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On Being with Krista Tippett is a public radio project delving into the human side of news stories + issues. Curated + edited by senior editor Trent Gilliss.

We publish guest contributions. We edit long; we scrapbook. We do big ideas + deep meaning. We answer questions.

We've even won a couple of Webbys + a Peabody Award.

Untitled Light
by Trent Gilliss, senior editor
Just love Hudson Gardner's work and how he captures how I'm feeling right now as the summer sun fades into shadow and the rapture of light sheds its skin.

Untitled Light

by Trent Gilliss, senior editor

Just love Hudson Gardner's work and how he captures how I'm feeling right now as the summer sun fades into shadow and the rapture of light sheds its skin.

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Tuesday Evening Melody: “The Sound of Sunshine” by Michael Franti

by Chris Heagle, technical director/producer

They say that miracles are never ceasing, and every little soul needs a little releasing…

As the first day of summer came and went last week, I found myself raising my fist to the sky and shouting La Niña! Please pardon the blatent regionalism, but here in the Twin Cities, where On Being is produced, it’s been a pretty slow start to summer. Tons of rain for an already soaked landscape and temps that have been about 20 degrees below average.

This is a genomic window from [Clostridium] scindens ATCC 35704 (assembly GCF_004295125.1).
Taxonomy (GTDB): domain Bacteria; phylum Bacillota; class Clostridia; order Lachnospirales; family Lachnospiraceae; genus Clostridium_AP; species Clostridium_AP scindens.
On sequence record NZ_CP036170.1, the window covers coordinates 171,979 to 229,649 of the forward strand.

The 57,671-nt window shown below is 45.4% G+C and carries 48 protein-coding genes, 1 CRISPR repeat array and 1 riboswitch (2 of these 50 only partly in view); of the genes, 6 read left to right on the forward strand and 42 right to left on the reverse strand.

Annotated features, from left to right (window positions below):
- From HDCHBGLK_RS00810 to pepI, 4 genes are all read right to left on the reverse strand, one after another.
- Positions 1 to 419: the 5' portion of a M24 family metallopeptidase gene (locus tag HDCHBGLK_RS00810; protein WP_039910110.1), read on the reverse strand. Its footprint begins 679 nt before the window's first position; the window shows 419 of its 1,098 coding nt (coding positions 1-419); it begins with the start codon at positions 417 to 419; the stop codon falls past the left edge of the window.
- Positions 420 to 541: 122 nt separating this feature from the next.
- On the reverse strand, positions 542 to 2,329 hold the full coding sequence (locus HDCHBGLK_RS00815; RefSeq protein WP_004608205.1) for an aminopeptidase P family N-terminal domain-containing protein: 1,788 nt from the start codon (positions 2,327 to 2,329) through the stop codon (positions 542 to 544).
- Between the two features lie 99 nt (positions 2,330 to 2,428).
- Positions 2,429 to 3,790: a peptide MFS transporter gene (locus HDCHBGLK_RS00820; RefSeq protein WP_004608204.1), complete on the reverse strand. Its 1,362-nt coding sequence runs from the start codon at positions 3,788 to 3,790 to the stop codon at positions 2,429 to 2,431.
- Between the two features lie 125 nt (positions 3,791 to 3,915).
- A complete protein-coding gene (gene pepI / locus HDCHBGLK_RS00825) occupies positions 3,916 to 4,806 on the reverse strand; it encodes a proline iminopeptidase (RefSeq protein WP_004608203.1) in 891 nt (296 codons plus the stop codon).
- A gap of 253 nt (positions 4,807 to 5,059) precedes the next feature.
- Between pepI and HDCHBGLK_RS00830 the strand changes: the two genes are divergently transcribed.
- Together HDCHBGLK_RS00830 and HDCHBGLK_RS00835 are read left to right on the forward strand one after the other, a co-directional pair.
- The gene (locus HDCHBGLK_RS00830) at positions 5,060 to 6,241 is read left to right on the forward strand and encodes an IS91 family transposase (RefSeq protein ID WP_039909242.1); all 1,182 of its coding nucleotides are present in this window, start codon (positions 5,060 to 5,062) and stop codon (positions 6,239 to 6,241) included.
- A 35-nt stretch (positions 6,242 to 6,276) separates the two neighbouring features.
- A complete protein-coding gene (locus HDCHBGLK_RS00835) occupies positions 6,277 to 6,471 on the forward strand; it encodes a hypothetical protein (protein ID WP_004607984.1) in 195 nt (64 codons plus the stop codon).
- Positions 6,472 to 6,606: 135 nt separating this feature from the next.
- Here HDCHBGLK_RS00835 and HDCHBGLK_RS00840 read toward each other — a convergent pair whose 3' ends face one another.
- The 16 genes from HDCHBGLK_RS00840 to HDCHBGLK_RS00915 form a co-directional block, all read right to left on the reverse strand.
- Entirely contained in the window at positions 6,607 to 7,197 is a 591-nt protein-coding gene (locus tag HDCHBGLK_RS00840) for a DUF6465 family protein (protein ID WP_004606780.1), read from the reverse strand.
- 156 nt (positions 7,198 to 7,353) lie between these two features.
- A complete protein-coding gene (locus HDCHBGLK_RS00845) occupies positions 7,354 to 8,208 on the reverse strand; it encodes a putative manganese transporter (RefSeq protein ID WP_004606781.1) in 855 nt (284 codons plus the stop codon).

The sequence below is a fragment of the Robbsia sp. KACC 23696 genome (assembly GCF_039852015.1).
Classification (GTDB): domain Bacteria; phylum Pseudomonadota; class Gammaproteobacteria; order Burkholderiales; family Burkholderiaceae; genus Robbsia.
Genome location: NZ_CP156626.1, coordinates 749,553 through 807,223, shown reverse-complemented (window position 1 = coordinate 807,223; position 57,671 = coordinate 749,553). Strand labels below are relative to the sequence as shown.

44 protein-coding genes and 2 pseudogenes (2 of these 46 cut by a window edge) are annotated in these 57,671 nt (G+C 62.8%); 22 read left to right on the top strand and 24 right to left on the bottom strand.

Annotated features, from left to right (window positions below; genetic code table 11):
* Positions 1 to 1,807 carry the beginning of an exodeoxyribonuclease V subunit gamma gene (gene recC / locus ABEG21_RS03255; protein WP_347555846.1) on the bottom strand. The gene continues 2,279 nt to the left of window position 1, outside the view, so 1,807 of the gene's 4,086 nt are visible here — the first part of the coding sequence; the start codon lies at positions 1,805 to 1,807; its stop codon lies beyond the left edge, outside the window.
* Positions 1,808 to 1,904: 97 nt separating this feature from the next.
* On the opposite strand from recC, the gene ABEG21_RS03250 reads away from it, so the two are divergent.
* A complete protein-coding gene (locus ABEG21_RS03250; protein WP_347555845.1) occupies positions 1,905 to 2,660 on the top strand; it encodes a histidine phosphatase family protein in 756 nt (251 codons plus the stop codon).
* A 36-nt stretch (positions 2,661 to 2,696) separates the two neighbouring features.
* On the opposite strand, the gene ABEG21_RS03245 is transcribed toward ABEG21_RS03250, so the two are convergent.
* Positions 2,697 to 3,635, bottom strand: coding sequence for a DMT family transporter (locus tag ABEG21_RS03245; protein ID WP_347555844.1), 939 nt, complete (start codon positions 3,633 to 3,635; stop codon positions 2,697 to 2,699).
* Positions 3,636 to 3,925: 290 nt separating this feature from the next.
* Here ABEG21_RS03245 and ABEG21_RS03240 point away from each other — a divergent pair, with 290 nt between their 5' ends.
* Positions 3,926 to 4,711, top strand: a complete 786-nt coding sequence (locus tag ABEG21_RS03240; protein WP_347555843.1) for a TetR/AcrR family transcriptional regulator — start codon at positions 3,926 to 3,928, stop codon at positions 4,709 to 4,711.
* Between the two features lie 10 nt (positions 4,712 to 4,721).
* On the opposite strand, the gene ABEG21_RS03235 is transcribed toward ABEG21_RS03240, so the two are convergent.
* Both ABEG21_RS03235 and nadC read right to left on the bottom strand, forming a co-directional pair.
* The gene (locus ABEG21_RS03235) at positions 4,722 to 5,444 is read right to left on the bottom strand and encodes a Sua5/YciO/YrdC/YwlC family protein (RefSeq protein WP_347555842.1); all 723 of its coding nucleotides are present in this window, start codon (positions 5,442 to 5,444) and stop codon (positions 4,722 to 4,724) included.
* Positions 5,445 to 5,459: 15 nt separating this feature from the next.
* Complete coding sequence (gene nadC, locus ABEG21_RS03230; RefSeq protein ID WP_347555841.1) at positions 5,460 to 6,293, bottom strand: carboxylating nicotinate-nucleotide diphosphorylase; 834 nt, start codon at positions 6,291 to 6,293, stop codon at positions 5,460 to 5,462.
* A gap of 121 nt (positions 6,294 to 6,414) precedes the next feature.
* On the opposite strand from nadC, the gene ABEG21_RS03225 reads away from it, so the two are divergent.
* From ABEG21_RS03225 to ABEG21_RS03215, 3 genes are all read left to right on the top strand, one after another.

In this part of the country, knowing the details of the weather are not just a staple of small talk. It borders on obsession. Normally, I would include myself in that camp (after all, I’m blogging about it now!), but these days, I just want a couple weeks of uneventful summer sun.

This Michael Franti track, which came out last fall, is definitely more pop and less political than his previous releases. That might be too much of a departure for diehard Franti fans, but I can’t help putting this hopeful song near the top of my summer playlist.

What’s on your summer playlist? And more importantly, why? Send us your Tuesday Evening Melody and we just might publish it next Tuesday.

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To leave an urban setting to live in a tent in the woods just like thousands of boys have done for the last hundred years: that’s a very spiritual experience. Sure, they get on the bus and cry their eyes out — I did at 8 — but after a few days at camp, something magic happens.
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— Brian Bradley, a camp counselor at Lake Delaware Boys’ Camp, in "A Century of Character-Building and Games" for The New York Times' summer ritual series.

Trent Gilliss, online editor

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